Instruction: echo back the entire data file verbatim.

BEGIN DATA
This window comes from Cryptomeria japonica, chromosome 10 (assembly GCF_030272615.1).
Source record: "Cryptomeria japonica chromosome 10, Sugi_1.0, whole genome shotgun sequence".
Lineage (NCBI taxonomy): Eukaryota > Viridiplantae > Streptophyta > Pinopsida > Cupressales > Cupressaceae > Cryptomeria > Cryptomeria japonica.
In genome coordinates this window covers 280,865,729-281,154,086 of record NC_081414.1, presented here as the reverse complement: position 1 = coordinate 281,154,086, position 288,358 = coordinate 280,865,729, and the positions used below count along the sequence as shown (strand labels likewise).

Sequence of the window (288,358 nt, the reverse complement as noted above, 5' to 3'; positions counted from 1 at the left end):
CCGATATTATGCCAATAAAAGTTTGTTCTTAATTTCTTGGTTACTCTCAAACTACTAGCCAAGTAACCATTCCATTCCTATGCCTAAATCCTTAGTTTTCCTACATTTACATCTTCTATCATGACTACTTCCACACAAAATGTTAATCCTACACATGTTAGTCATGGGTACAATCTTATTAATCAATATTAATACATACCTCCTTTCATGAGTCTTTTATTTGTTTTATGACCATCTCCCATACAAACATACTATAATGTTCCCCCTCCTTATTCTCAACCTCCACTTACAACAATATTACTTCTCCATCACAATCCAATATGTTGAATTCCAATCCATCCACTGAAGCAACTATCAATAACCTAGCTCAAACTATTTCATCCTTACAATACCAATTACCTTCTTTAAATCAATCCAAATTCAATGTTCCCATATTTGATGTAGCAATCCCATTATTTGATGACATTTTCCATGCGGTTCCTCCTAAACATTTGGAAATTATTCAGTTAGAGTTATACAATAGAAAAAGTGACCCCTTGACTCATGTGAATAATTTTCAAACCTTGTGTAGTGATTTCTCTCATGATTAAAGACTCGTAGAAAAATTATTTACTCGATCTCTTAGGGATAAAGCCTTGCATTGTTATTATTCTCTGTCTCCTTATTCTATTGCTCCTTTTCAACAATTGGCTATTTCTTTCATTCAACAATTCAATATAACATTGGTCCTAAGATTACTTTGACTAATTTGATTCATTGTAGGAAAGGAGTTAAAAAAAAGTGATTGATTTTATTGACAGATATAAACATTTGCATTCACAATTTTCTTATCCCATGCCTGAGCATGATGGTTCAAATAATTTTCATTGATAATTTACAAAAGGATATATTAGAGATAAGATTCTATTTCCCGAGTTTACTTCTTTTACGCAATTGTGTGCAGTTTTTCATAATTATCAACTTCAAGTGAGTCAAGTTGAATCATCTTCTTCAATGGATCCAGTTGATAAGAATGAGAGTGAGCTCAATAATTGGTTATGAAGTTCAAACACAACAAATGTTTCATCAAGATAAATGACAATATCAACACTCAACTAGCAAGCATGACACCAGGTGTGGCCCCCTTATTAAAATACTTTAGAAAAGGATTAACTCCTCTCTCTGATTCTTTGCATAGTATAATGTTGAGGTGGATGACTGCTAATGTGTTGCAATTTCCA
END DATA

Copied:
This window comes from Cryptomeria japonica, chromosome 10 (assembly GCF_030272615.1).
Source record: "Cryptomeria japonica chromosome 10, Sugi_1.0, whole genome shotgun sequence".
Lineage (NCBI taxonomy): Eukaryota > Viridiplantae > Streptophyta > Pinopsida > Cupressales > Cupressaceae > Cryptomeria > Cryptomeria japonica.
In genome coordinates this window covers 280,865,729-281,154,086 of record NC_081414.1, presented here as the reverse complement: position 1 = coordinate 281,154,086, position 288,358 = coordinate 280,865,729, and the positions used below count along the sequence as shown (strand labels likewise).

Sequence of the window (288,358 nt, the reverse complement as noted above, 5' to 3'; positions counted from 1 at the left end):
CCGATATTATGCCAATAAAAGTTTGTTCTTAATTTCTTGGTTACTCTCAAACTACTAGCCAAGTAACCATTCCATTCCTATGCCTAAATCCTTAGTTTTCCTACATTTACATCTTCTATCATGACTACTTCCACACAAAATGTTAATCCTACACATGTTAGTCATGGGTACAATCTTATTAATCAATATTAATACATACCTCCTTTCATGAGTCTTTTATTTGTTTTATGACCATCTCCCATACAAACATACTATAATGTTCCCCCTCCTTATTCTCAACCTCCACTTACAACAATATTACTTCTCCATCACAATCCAATATGTTGAATTCCAATCCATCCACTGAAGCAACTATCAATAACCTAGCTCAAACTATTTCATCCTTACAATACCAATTACCTTCTTTAAATCAATCCAAATTCAATGTTCCCATATTTGATGTAGCAATCCCATTATTTGATGACATTTTCCATGCGGTTCCTCCTAAACATTTGGAAATTATTCAGTTAGAGTTATACAATAGAAAAAGTGACCCCTTGACTCATGTGAATAATTTTCAAACCTTGTGTAGTGATTTCTCTCATGATTAAAGACTCGTAGAAAAATTATTTACTCGATCTCTTAGGGATAAAGCCTTGCATTGTTATTATTCTCTGTCTCCTTATTCTATTGCTCCTTTTCAACAATTGGCTATTTCTTTCATTCAACAATTCAATATAACATTGGTCCTAAGATTACTTTGACTAATTTGATTCATTGTAGGAAAGGAGTTAAAAAAAAGTGATTGATTTTATTGACAGATATAAACATTTGCATTCACAATTTTCTTATCCCATGCCTGAGCATGATGGTTCAAATAATTTTCATTGATAATTTACAAAAGGATATATTAGAGATAAGATTCTATTTCCCGAGTTTACTTCTTTTACGCAATTGTGTGCAGTTTTTCATAATTATCAACTTCAAGTGAGTCAAGTTGAATCATCTTCTTCAATGGATCCAGTTGATAAGAATGAGAGTGAGCTCAATAATTGGTTATGAAGTTCAAACACAACAAATGTTTCATCAAGATAAATGACAATATCAACACTCAACTAGCAAGCATGACACCAGGTGTGGCCCCCTTATTAAAATACTTTAGAAAAGGATTAACTCCTCTCTCTGATTCTTTGCATAGTATAATGTTGAGGTGGATGACTGCTAATGTGTTGCAATTTCCA